We used detailed phylogenetic trees for human mtDNA, combined with pathogenicity predictions for each amino acid change, to evaluate selection on mtDNA-encoded protein variants. Protein variants with high pathogenicity scores were significantly rarer in the older branches of the tree. Variants that have formed and survived multiple times in the human phylogenetics tree had significantly lower pathogenicity scores than those that only appear once in the tree. We compared the distribution of pathogenicity scores observed on the human phylogenetic tree to the distribution of all possible protein variations to define a measure of the effect of selection on these protein variations. The measured effect of selection increased exponentially with increasing pathogenicity score. We found no measurable difference in this measure of purifying selection in mtDNA across the global population, represented by the macrohaplogroups L, M, and N. We provide a list of all possible single amino acid variations for the human mtDNA-encoded proteins with their predicted pathogenicity scores and our measured selection effect as a tool for assessing novel protein variations that are often reported in patients with mitochondrial disease of unknown origin or for assessing somatic mutations acquired through aging or detected in tumors.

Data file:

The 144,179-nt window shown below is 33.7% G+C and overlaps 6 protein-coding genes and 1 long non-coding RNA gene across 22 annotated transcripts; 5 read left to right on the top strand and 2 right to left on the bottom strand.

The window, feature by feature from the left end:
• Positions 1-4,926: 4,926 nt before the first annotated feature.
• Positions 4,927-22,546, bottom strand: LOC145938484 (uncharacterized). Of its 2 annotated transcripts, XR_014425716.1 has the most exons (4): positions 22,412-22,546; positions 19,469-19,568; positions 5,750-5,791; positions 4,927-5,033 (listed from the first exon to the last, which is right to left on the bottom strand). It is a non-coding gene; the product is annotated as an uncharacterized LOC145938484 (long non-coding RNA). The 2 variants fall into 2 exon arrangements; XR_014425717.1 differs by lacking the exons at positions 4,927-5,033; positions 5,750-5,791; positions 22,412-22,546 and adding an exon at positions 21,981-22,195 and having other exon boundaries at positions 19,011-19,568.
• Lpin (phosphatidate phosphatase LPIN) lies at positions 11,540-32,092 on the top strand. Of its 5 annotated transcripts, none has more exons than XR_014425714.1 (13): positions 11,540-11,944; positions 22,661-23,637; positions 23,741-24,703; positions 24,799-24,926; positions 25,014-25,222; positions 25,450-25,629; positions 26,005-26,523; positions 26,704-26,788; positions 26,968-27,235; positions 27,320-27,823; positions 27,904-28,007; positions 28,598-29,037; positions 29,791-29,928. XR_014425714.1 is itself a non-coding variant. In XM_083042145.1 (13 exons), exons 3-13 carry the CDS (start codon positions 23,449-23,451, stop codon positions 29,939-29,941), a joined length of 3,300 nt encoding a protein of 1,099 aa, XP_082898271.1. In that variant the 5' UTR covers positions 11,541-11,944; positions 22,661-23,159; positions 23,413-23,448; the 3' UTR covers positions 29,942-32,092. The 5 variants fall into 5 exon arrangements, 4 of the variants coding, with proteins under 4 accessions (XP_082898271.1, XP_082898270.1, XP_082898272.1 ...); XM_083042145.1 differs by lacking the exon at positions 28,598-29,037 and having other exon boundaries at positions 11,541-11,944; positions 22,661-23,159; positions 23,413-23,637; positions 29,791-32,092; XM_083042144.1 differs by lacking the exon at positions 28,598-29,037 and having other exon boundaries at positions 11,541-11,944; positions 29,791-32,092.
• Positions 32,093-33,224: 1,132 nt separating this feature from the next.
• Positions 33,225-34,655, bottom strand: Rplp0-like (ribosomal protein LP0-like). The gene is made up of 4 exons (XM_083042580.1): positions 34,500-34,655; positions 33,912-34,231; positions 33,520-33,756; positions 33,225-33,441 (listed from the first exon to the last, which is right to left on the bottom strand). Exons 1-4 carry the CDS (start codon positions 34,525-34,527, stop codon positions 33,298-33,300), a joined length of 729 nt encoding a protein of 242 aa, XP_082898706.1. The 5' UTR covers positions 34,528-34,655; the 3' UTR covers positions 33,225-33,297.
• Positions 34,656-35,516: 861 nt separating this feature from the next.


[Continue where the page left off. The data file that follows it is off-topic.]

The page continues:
Copyright © 2011 The American Society of Human Genetics. Published by Elsevier Inc. All rights reserved.